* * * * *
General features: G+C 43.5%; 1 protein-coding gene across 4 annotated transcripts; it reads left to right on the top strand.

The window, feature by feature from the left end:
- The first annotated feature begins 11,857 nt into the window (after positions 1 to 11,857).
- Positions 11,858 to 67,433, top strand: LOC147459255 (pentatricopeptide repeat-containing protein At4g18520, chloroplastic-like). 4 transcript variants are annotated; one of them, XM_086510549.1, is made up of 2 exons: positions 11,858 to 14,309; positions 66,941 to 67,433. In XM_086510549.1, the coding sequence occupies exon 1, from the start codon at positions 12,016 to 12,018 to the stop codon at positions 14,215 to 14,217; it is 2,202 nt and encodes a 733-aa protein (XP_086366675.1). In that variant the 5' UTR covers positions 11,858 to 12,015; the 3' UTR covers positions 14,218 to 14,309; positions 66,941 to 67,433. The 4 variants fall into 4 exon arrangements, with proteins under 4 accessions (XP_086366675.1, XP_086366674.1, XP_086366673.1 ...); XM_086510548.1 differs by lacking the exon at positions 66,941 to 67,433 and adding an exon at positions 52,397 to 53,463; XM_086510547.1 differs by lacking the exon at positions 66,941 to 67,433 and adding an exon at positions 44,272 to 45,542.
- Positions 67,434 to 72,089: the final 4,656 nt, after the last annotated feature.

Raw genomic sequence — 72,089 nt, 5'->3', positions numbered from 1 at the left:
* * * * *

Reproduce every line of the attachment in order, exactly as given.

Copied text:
General features: G+C 43.5%; 1 protein-coding gene across 4 annotated transcripts; it reads left to right on the top strand.

The window, feature by feature from the left end:
- The first annotated feature begins 11,857 nt into the window (after positions 1 to 11,857).
- Positions 11,858 to 67,433, top strand: LOC147459255 (pentatricopeptide repeat-containing protein At4g18520, chloroplastic-like). 4 transcript variants are annotated; one of them, XM_086510549.1, is made up of 2 exons: positions 11,858 to 14,309; positions 66,941 to 67,433. In XM_086510549.1, the coding sequence occupies exon 1, from the start codon at positions 12,016 to 12,018 to the stop codon at positions 14,215 to 14,217; it is 2,202 nt and encodes a 733-aa protein (XP_086366675.1). In that variant the 5' UTR covers positions 11,858 to 12,015; the 3' UTR covers positions 14,218 to 14,309; positions 66,941 to 67,433. The 4 variants fall into 4 exon arrangements, with proteins under 4 accessions (XP_086366675.1, XP_086366674.1, XP_086366673.1 ...); XM_086510548.1 differs by lacking the exon at positions 66,941 to 67,433 and adding an exon at positions 52,397 to 53,463; XM_086510547.1 differs by lacking the exon at positions 66,941 to 67,433 and adding an exon at positions 44,272 to 45,542.
- Positions 67,434 to 72,089: the final 4,656 nt, after the last annotated feature.

Raw genomic sequence — 72,089 nt, 5'->3', positions numbered from 1 at the left: